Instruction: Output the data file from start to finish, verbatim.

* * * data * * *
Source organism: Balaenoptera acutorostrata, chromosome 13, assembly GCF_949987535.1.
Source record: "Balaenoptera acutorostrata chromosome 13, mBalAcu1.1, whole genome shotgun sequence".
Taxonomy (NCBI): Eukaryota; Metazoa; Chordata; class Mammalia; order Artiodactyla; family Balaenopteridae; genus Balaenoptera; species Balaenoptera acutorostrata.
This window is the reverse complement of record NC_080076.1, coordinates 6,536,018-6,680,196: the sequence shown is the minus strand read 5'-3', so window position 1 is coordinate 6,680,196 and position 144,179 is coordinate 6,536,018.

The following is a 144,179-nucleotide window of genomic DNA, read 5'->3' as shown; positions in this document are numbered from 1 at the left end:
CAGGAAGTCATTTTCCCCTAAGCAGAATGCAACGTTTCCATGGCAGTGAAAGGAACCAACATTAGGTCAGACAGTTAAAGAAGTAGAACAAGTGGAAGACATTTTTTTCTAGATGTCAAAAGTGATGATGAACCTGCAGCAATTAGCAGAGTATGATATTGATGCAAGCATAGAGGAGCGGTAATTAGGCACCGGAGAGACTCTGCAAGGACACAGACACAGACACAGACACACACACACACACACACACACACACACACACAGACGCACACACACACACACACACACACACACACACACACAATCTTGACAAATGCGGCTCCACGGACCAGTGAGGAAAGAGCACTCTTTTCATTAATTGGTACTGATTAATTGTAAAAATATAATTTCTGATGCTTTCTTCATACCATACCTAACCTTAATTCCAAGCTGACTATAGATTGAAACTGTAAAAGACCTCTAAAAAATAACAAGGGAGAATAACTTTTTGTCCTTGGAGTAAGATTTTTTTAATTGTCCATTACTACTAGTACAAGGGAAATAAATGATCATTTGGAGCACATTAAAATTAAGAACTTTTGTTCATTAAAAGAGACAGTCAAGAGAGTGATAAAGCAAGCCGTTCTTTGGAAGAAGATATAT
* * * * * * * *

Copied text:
Source organism: Balaenoptera acutorostrata, chromosome 13, assembly GCF_949987535.1.
Source record: "Balaenoptera acutorostrata chromosome 13, mBalAcu1.1, whole genome shotgun sequence".
Taxonomy (NCBI): Eukaryota; Metazoa; Chordata; class Mammalia; order Artiodactyla; family Balaenopteridae; genus Balaenoptera; species Balaenoptera acutorostrata.
This window is the reverse complement of record NC_080076.1, coordinates 6,536,018-6,680,196: the sequence shown is the minus strand read 5'-3', so window position 1 is coordinate 6,680,196 and position 144,179 is coordinate 6,536,018.

The following is a 144,179-nucleotide window of genomic DNA, read 5'->3' as shown; positions in this document are numbered from 1 at the left end:
CAGGAAGTCATTTTCCCCTAAGCAGAATGCAACGTTTCCATGGCAGTGAAAGGAACCAACATTAGGTCAGACAGTTAAAGAAGTAGAACAAGTGGAAGACATTTTTTTCTAGATGTCAAAAGTGATGATGAACCTGCAGCAATTAGCAGAGTATGATATTGATGCAAGCATAGAGGAGCGGTAATTAGGCACCGGAGAGACTCTGCAAGGACACAGACACAGACACAGACACACACACACACACACACACACACACACACACAGACGCACACACACACACACACACACACACACACACACACAATCTTGACAAATGCGGCTCCACGGACCAGTGAGGAAAGAGCACTCTTTTCATTAATTGGTACTGATTAATTGTAAAAATATAATTTCTGATGCTTTCTTCATACCATACCTAACCTTAATTCCAAGCTGACTATAGATTGAAACTGTAAAAGACCTCTAAAAAATAACAAGGGAGAATAACTTTTTGTCCTTGGAGTAAGATTTTTTTAATTGTCCATTACTACTAGTACAAGGGAAATAAATGATCATTTGGAGCACATTAAAATTAAGAACTTTTGTTCATTAAAAGAGACAGTCAAGAGAGTGATAAAGCAAGCCGTTCTTTGGAAGAAGATATAT